Finance

Global household assets: Dismal growth in 2011

A new Allianz assessment of the assets and debts of private households in over 50 countries reports just 0.6 percent global growth in 2011.
A woman in Jakarta counts her U.S. one hundred dollar bills. In 2011, savers worldwide increased .../ Credits: Reuters
This disappointing statistic, published today in the third “Allianz Global Wealth Report”, caps an eleven-year trend of low growth: since 2000, gross per capita financial assets have been growing at an average rate of only 3.1 percent a year.

"It is obvious that uncertainty, low interest rates and the euro crisis have left their mark on asset development", said Michael Heise, chief economist of Allianz SE. "Savers are bearing the brunt of the fact that no real progress has yet been made as far as reorganizing the financial markets and solving the crisis in the eurozone are concerned."

Furthermore, since 2000, the debt growth of private households has outpaced asset growth, with the former at an average of 5.5 percent; the latter, 2.5 percent.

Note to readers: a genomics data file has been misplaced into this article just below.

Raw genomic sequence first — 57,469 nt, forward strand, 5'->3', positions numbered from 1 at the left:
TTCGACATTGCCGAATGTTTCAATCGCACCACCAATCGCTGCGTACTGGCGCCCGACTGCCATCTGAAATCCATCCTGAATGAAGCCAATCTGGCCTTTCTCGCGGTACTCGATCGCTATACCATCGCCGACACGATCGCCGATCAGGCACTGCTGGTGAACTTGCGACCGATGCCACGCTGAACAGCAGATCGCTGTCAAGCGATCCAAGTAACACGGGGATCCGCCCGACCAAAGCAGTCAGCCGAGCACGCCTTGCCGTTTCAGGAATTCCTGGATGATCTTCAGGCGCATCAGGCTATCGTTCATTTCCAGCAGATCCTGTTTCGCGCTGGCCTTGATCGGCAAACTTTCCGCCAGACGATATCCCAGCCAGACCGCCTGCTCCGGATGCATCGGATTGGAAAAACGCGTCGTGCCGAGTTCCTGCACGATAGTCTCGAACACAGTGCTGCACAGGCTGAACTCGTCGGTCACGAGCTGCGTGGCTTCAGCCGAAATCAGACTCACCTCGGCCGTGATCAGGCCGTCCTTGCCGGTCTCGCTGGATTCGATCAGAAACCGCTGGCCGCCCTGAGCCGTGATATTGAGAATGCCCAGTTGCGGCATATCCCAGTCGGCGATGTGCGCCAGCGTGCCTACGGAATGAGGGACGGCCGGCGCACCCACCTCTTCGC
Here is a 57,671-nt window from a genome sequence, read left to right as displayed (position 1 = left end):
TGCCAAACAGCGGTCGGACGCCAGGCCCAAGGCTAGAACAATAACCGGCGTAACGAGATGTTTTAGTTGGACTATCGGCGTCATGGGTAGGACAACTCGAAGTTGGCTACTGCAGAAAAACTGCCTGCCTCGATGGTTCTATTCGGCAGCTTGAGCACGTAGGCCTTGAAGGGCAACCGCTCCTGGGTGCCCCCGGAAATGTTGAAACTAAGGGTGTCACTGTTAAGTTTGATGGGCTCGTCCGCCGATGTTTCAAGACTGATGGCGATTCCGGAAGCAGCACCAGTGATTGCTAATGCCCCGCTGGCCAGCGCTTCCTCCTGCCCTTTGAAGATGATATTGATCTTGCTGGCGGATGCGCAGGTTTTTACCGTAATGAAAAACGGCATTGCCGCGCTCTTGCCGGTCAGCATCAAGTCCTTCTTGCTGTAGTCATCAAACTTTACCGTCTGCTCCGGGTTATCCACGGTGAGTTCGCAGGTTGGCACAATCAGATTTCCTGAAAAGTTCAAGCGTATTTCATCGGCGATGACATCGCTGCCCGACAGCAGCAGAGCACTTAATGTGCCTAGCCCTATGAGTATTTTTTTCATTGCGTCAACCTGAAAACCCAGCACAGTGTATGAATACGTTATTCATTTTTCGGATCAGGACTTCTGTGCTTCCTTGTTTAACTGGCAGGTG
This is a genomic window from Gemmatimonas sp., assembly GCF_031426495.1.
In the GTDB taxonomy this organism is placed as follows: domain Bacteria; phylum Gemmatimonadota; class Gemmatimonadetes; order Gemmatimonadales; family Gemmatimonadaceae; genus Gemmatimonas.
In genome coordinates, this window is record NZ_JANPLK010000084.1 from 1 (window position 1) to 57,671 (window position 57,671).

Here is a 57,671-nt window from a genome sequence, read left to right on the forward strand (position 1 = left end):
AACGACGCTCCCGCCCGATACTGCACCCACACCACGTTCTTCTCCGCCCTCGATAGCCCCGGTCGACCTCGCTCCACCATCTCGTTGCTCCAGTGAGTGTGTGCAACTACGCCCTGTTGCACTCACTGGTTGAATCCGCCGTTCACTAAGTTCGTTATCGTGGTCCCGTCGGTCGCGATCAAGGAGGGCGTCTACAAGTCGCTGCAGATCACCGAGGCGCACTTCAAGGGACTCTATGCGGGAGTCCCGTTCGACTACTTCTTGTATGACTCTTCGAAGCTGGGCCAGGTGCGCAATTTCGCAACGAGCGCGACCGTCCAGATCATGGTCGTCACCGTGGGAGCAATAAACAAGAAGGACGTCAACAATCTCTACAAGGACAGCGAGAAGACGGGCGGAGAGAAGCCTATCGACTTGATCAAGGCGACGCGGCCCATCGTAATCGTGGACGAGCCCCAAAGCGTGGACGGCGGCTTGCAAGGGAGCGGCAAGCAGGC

Despite these trends, the study notes an overall increase in debt discipline in 2011, with the global debt increasing at a very low level of 2.2 percent.This is a decrease in the global debt ratio (liabilities as a percentage of global GDP) by 2.5 percentage points, bringing to ratio to 67 percent. To put these numbers in perspective: in the years preceding the financial crisis, global debt growth was often above the 8 percent mark, with the debt ratio peaking at almost 72 percent.

Another trend discussed in the report is the continuing march toward secure investments. Last year, savers increased their bank deposits by more than 6 percent, or around EUR 2 trillion – putting the total proportion of the asset portfolio stored in bank deposits has increased by 5.5 percentage points for a total of 32.8 percent. In contrast, the proportion of securities has dropped by 6.5 percentage points to 34.6 percent.

"This is not entirely unproblematic from a macroeconomic perspective", said Heise. "As far as the savers are concerned, the negative consequences of low interest rates become all the more potent as they flee to supposedly low-risk and short-term investment forms; the meager yields necessitate more savings for old-age. And less long-term capital is available to tackle the challenges that lie ahead of us – from climate change to demographic trends."

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